In the year 2054 A.D. crime is virtually eliminated from Washington D.C. thanks to an elite law enforcing squad “Precrime”. They use three genetically altered humans (called “Pre-Cogs”) with special powers to see into the future and predict crimes beforehand. John Anderton heads Precrime and believes the system’s flawlessness steadfastly. However one day the Pre-Cogs predict that Anderton will commit a murder himself in the next 36 hours. Worse, Anderton doesn’t even know the victim. He decides to get to the mystery’s core by finding out the ‘minority report’ which means the prediction of the female Pre-Cog Agatha that “might” tell a different story and prove Anderton innocent.
Undoubtedly one of the most influential film personalities in the history of film, Steven Spielberg is perhaps Hollywood’s best known director and one of the wealthiest filmmakers in the world. Spielberg has countless big-grossing, critically acclaimed credits to his name, as producer, director and writer. He was born in Cincinnati, Ohio in 1946. He went to California State University Long Beach, but dropped out to pursue his entertainment career. He gained notoriety as an uncredited assistant editor on the classic western “Wagon Train” (1957). Among his early directing efforts were Battle Squad (1961), which combined World War II footage with footage of an airplane on the ground that he makes you believe is moving. He also directed Escape to Nowhere (1961), which featured children as World War Two soldiers, including his sister Anne Spielberg, and The Last Gun (1959), a western. All of these were short films. The next couple of years, Spielberg directed a couple of movies that would… read more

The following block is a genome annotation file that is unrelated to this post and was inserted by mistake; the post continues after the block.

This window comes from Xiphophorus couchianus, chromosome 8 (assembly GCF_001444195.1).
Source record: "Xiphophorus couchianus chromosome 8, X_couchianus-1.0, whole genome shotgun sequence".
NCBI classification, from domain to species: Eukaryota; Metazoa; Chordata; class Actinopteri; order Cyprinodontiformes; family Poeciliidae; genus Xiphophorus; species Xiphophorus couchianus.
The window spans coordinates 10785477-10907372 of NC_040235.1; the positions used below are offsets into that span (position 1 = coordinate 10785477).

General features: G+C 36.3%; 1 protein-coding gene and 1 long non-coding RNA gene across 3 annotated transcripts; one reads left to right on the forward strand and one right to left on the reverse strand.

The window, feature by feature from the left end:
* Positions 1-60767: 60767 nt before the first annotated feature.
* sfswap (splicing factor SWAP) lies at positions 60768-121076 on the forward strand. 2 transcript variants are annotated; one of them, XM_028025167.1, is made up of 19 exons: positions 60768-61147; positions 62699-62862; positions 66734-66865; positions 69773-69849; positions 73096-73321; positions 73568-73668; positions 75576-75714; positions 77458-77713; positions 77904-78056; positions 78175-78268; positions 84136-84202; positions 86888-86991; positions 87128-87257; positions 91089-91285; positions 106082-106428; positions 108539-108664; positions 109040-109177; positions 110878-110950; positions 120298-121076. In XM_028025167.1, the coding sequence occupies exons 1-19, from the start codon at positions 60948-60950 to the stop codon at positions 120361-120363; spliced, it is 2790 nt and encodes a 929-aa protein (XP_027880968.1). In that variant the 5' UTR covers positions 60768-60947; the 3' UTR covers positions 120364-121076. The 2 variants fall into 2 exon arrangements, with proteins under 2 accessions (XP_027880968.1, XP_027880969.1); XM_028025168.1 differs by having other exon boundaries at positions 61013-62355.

Spielberg is one of the best choices to adapt this material. At the turn of the decade, when films were continuously abandoning grand ideas for special effects, Spielberg confidently takes on a project that merges them both successfully. This is a dynamic and eerily relevant thriller, that also positions itself as one of Steven Spielberg's great works.
Since it's based on a Phillip K. dick story it makes for a decent film (surprising I know) but as mentioned earlier the ending does spoil the film slightly, thank you very much Speilberg.
Steven Spielberg sets Minority Report in the near future of 2054, in which the technology is advanced, but not far-fetched. Cars can drive themselves and ride up elevators, computers come with holograms… read review